December 31st, 2021
Senior journalists and international media rights organisations have called on the Islamabad High Court to review its decision to indict journalists for contempt over a story on affidavit of former chief judge of Gilgit-Baltistan Rana Shamim.
In the affidavit, Shamim has accused former chief justice of Pakistan Mian Saqib Nisar of colluding with others to deny bails to PML-N leadership prior to the 2018 elections. Ansar Abbasi, Editor Investigation of The News paper, filed a report based on the leaked affidavit in November.
Consequently, Chief Justice Athar Minallah of the Islamabad High Court took notice of the report and issued show-cause notices to Abbasi, The News Publisher Shakil-ur-Rehman, The News Editor Amir Ghauri as well as Shamim under the Contempt of Court Ordinance. In the last hearing, Chief Justice Athar Minallah announced that the court would frame contempt charges against Shamim and the three media persons on January 7.
Following the court’s decision to indict the journalists in the case, senior journalists and international media journalists have rallied behind the accused journalists as their indictment over a verified report would be against the norms of journalism practiced worldwide.
In a tweet on December 30, Steven Butler, Asia Program Coordinator of the Committee to Protect Journalists (CPJ) said the indictment would negate freedom of the press in the country.
“No journalist should face contempt charges for reporting a verified story. Pakistan boasts of press freedom. Freedom of the press means freedom to report the news,” Butler said in his tweet.
In a statement, Reporters Without Borders (RSF) called on the Islamabad High Court to drop its contempt proceedings against the journalists.
“The information revealed by Ansar Abbasi and The News International shines a light on public interest issues that are absolutely fundamental to the rule of law in Pakistan,” said Daniel Bastard, the head of RSF’s Asia-Pacific desk.
“We call on Justice Athar Minallah to rise to the challenge of this affair of state by immediately abandoning the proceedings against The News International’s journalists. Both respect for press freedom and judicial independence – two pillars of democracy that are routinely endangered by pressure from Pakistan’s all-powerful military – are at stake in this case,” Bastard said.
Freedom Network Pakistan has also expressed utter disappointment over the Islamabad High Court order to set date for the indictment of the three media persons in the contempt case.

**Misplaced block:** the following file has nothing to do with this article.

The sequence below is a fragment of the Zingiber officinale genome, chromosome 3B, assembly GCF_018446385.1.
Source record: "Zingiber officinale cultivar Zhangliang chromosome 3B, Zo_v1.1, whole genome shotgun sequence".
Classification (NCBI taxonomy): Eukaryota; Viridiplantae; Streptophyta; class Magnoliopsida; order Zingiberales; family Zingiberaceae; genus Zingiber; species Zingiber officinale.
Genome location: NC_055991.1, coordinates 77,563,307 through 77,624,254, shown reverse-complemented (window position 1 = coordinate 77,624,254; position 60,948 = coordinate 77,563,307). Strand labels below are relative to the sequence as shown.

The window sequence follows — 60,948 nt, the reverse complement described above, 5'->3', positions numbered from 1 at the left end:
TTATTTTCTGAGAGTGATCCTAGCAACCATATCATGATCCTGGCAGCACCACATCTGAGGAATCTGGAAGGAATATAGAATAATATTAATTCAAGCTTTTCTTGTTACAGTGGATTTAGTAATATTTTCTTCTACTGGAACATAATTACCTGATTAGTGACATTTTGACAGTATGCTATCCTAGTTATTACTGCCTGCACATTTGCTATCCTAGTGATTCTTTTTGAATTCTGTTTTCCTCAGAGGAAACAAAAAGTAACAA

Iqbal Khattak, Executive Director of Freedom Network Pakistan, said the indictment would set a wrong precedent for investigative journalism in the country. “The court’s decision to indict journalists will hurt press freedom in the country,” Khattak said. He said the media was a messenger in the case and not the person who committed the contempt, adding that involving media in the case was tantamount to shooting the messenger.
The Council of Pakistan Newspapers Editors (CPNE) expressed concern at the court’s decision to indict the journalists in the contempt case.
“It is beyond comprehension to hold the trial of journalists on contempt of court charges as they are duty bound to bring facts into the limelight with no mala-fide intention,” the CPNE office-bearers said.
“Safeguarding of laws and their interpretation is the responsibility of the judiciary but such actions against journalists are tantamount to suppressing the freedom of expression at the international level,” the CPNE office-bearers said. The CPNE requested the court to review its decision of framing charges against the journalists.
Zaffar Abbas, Editor of Dawn paper, requested IHC chief justice Athar Minallah to review his decision to charge journalists for contempt. “Sir, journalism is not a crime. If I had access to this affidavit, I would have done exactly what Ansar did—do a story after proper verification of its authenticity,” he said in a tweet.
Azhar Abbas, Managing Director of Geo News, called the court’s decision a defining moment for all journalists who would now also face court action on a verified report.
“Quite a defining moment for all journalists, Editors and News Directors. What kind of a precedence will be set if a journalist is punished for publishing a story even after verification,” Azhar Abbas tweeted.
Kamal Siqqiqui, former editor of Express Tribune, said journalists, editors, and newspaper publishers are collectively held responsible for the content of a news story.
“However, a journalist was not bound to verify the content of an interview or sworn statement like an affidavit as in this case because the person making the claim is responsible for its veracity,” he told Voicepk.net. It would be a great setback for media freedom in the country if the court punished these journalists, he said.
“These journalists have followed the rules of journalism practices followed all over the world and if the court still act against them, it would definitely be a setback for all journalists,” he added.
Chief Justice Athar Minallah has often highlighted the importance of media freedom for the rule of law in the country.
“There is no concept of an independent judiciary without a free media and freedom of opinion,” Justice Minallah said recently in his address at the Asma Jahangir Conference in Lahore.
“The state and its agents cannot be allowed to use power and authority to silence voices and to retaliate against critical reporting or dissent. Only informed citizens having access to an independent and free press can ensure progress, prosperity, and security of the state,” Chief Justice Athar Minallah wrote in his detailed order on journalist Rana Muhammad Arshad’s petition against the Federal Investigation Agency in November last year.